It’s difficult to see why Vidor’s film didn’t turn Scott into an overnight star. He’s officially in a supporting role – Sullavan’s name appears above the title on the credits page, Connolly’s below, Scott’s at the head of the following “also starring” page – but he’s pivotal to the drama’s emotional curve and the studio clearly saw him as an actor on the rise. In the novel, his character remains offscreen until near the end of the book (2.), although he’s frequently referred to via others’ observations about him and his letters from the battlefront serve as a regular reference point. In the film, however, he’s introduced early on and plays a central role throughout.
A prestigious production, So Red the Rose was Scott’s first major film. Inexplicably, it failed at the box-office. It might be disorientingly elliptical at times in its storytelling, yet it’s a moving drama about the inglorious consequences of men going into battle against each other, suffused with a dismay about what it does to the civilizations they represent. And Scott brings a winning mixture of wry humour and steadfast determination to his role as the guiding force of the Bedford family.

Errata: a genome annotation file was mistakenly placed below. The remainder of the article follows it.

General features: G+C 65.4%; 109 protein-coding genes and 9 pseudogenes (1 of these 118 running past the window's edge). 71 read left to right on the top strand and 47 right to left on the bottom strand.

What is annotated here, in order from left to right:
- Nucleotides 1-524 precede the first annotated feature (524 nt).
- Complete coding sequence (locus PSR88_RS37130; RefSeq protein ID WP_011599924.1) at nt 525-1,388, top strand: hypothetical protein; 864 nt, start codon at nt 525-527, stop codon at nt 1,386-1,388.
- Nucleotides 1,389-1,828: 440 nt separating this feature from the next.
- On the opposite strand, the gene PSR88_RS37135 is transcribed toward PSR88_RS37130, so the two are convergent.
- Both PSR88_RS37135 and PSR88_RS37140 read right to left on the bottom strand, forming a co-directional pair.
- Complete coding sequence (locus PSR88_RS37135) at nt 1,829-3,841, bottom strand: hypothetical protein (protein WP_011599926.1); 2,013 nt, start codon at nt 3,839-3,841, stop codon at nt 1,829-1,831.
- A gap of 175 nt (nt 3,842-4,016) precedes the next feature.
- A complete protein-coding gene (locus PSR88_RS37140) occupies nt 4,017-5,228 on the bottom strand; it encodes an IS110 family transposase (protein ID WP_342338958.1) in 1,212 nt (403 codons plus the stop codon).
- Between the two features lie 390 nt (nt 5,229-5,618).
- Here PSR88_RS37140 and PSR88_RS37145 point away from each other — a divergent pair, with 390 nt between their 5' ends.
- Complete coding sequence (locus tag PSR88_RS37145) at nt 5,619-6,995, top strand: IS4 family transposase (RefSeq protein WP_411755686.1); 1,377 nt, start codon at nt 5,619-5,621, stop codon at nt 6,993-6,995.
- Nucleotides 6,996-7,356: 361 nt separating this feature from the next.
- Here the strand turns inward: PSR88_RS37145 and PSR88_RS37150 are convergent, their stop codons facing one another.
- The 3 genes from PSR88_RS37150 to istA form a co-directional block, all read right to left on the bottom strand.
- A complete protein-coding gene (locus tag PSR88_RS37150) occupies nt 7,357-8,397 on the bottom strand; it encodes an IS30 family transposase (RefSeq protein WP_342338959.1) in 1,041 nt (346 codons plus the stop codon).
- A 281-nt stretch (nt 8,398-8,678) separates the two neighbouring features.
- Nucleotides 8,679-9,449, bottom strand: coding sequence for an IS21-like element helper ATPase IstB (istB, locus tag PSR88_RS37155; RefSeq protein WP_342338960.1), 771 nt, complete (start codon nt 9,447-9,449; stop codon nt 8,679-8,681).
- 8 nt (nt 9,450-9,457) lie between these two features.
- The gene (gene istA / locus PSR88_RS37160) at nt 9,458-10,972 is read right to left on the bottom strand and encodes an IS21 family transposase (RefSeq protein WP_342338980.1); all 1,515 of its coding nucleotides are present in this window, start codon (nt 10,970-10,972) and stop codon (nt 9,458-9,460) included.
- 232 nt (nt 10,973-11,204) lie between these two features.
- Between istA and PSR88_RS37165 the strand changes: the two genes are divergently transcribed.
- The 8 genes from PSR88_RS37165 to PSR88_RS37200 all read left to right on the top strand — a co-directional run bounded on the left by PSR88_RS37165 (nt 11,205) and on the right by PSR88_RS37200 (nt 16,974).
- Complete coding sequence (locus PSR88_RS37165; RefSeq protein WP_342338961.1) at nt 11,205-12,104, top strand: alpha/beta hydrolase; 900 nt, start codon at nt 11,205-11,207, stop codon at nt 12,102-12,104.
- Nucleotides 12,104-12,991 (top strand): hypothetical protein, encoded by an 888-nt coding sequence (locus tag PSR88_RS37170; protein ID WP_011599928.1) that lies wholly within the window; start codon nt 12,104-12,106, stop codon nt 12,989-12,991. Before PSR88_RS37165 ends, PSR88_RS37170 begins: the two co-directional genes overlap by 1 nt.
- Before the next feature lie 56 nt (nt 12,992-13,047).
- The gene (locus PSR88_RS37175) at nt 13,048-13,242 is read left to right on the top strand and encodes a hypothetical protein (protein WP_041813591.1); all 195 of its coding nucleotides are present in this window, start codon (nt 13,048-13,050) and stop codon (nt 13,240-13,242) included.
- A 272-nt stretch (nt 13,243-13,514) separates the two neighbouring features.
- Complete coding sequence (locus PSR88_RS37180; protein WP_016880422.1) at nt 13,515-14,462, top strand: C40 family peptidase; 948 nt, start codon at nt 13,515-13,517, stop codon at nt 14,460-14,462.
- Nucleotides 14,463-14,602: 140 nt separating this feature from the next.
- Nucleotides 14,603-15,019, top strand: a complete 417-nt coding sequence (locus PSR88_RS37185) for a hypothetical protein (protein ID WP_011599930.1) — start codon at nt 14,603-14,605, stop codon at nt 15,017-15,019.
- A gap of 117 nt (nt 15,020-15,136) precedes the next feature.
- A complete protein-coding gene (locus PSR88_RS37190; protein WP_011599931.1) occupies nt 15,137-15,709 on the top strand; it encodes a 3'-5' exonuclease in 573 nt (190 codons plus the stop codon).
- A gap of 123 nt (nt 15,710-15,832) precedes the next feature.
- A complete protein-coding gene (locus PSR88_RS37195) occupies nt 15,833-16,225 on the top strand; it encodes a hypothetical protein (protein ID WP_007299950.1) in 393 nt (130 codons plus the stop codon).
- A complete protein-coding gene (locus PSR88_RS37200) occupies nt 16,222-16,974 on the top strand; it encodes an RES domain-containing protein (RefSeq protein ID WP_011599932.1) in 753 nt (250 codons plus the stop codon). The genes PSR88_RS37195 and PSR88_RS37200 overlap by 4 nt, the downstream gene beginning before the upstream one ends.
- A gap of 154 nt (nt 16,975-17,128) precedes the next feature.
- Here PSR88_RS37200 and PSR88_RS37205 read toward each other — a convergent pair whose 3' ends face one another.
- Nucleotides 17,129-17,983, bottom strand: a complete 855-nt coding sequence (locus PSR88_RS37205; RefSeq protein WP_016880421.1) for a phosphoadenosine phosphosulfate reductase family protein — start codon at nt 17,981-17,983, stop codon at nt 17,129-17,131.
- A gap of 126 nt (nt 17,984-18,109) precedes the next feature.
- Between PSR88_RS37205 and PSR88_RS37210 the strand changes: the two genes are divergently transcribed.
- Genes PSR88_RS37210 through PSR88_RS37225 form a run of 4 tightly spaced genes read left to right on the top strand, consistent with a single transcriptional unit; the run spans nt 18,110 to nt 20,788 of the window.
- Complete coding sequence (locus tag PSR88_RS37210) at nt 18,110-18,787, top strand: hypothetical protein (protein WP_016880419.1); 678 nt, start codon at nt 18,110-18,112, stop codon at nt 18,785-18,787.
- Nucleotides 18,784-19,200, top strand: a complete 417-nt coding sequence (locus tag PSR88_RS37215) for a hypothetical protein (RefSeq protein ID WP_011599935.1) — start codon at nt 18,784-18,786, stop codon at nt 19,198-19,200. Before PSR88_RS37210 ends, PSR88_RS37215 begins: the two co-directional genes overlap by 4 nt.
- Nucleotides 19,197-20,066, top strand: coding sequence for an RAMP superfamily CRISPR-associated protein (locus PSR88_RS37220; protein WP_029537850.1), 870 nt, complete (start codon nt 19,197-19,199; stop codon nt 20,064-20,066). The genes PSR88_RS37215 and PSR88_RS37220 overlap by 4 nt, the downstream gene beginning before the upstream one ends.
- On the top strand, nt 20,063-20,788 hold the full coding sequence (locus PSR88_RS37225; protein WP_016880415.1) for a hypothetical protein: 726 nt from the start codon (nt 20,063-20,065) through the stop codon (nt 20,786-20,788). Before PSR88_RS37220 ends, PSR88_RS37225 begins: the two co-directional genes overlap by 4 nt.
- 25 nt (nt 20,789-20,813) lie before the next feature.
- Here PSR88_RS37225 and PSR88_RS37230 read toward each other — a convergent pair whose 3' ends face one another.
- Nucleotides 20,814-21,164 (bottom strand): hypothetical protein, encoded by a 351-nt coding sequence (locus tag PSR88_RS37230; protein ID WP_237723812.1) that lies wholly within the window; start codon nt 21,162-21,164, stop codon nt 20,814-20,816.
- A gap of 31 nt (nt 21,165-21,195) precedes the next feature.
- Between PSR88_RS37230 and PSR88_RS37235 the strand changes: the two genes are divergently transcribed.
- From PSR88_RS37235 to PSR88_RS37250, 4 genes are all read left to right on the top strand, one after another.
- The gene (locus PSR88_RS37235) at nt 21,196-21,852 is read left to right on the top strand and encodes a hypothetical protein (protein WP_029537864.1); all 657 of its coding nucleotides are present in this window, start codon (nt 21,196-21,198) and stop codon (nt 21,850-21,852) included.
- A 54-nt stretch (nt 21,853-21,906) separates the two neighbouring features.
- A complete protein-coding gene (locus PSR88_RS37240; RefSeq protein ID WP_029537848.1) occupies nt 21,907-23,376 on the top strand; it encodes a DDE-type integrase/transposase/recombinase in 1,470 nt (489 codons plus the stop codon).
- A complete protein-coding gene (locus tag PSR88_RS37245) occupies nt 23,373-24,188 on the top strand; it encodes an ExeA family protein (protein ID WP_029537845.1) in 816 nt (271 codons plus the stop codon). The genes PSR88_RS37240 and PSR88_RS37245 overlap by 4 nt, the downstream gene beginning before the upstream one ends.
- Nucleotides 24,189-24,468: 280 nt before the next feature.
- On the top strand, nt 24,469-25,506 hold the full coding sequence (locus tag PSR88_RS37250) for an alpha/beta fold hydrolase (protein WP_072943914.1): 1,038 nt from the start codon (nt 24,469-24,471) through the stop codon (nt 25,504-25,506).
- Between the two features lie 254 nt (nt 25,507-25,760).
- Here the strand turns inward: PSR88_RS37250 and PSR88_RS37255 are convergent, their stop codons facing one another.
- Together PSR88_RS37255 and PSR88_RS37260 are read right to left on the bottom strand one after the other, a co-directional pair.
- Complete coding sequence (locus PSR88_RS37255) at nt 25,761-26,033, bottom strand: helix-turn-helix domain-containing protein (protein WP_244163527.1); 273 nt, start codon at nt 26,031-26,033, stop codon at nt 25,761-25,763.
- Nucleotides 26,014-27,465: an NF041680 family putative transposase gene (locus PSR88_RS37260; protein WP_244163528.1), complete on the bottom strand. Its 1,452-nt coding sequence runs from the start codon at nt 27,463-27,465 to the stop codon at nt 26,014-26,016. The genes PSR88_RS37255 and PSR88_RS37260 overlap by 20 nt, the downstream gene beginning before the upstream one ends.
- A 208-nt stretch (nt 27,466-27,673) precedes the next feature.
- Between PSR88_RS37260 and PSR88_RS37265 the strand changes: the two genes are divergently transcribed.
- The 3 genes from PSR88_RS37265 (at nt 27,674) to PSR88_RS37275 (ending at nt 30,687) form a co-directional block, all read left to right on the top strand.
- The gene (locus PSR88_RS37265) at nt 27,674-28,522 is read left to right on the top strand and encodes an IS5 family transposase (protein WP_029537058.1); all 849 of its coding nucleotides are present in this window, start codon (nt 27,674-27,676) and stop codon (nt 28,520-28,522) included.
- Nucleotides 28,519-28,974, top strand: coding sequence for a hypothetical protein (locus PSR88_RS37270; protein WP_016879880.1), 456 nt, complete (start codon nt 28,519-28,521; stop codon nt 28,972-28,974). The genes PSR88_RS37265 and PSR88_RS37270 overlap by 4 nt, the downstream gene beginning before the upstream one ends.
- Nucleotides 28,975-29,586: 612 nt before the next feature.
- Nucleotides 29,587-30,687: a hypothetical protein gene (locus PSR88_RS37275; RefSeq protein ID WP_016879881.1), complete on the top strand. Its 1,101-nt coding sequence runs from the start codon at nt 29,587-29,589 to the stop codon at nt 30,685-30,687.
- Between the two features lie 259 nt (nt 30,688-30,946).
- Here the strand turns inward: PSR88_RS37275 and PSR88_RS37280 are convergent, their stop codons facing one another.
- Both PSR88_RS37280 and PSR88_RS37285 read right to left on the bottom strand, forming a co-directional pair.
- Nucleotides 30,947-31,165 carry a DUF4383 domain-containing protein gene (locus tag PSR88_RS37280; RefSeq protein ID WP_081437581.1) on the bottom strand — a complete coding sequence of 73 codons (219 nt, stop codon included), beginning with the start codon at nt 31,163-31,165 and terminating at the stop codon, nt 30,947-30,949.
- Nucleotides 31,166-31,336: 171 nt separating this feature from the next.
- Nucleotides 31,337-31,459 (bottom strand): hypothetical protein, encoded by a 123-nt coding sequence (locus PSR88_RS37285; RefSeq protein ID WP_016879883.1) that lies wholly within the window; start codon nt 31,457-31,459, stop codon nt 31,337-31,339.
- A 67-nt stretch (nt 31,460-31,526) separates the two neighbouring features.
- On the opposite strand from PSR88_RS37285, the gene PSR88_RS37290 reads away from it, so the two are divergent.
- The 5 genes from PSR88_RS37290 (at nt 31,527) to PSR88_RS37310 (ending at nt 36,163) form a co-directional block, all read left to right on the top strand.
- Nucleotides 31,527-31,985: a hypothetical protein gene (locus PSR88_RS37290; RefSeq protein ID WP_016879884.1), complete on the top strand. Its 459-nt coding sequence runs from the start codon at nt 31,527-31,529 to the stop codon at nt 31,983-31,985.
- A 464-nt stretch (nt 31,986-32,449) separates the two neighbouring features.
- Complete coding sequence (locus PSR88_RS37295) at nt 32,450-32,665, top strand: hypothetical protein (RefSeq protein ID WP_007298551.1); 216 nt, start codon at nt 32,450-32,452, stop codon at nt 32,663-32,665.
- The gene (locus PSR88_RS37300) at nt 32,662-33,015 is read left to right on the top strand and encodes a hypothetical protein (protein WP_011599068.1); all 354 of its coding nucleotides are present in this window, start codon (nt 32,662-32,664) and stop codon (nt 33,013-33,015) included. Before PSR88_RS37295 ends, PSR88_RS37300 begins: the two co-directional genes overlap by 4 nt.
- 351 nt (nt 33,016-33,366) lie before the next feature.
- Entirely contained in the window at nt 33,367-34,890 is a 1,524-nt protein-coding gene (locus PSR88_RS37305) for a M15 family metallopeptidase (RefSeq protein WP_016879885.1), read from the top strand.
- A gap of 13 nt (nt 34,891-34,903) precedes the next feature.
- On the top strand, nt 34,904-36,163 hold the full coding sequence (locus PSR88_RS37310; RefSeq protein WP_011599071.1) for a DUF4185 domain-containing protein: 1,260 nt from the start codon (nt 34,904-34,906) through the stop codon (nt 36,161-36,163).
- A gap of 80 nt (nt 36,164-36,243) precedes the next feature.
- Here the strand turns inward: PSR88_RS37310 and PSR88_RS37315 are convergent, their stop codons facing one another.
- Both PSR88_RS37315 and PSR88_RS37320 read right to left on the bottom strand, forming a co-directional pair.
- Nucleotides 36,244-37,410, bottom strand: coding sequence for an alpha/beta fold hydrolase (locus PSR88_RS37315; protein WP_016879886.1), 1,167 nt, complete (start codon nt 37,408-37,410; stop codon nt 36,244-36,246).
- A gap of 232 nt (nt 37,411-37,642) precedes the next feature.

Like Young’s ambitious but racially retrograde novel, the film is driven by a sense of the movement of history, both in the way the settings reflect times that have gone before and in the terms in which the characters ponder the implications of the events unfolding around them. It was adapted for the screen by playwright Maxwell Anderson (Key Largo, The Bad Seed, The Wrong Man), Edwin Justus Mayer (To Be or Not To Be, A Royal Scandal) and Laurence Stallings, who also collaborated with Anderson on What Price Glory, wrote the story for Vidor’s The Big Parade as well as a later Scott feature, Christmas Eve, and worked with John Ford on 3 Godfathers, She Wore a Yellow Ribbon and The Sun Shines Bright.
1. John Baxter, King Vidor, Monarch Film Studies, Simon & Schuster, 1976, p. 53
2. On page 356 (the novel is made up of 431 pages). See Stark Young, So Red the Rose, Charles Scribner’s Sons, New York, 1962 edition
Editor's Note: The film used to screen occasionally on TCM but regrettably that channel is no longer on the Foxtel movie offering. An unrestored copy of the film is streaming if you click here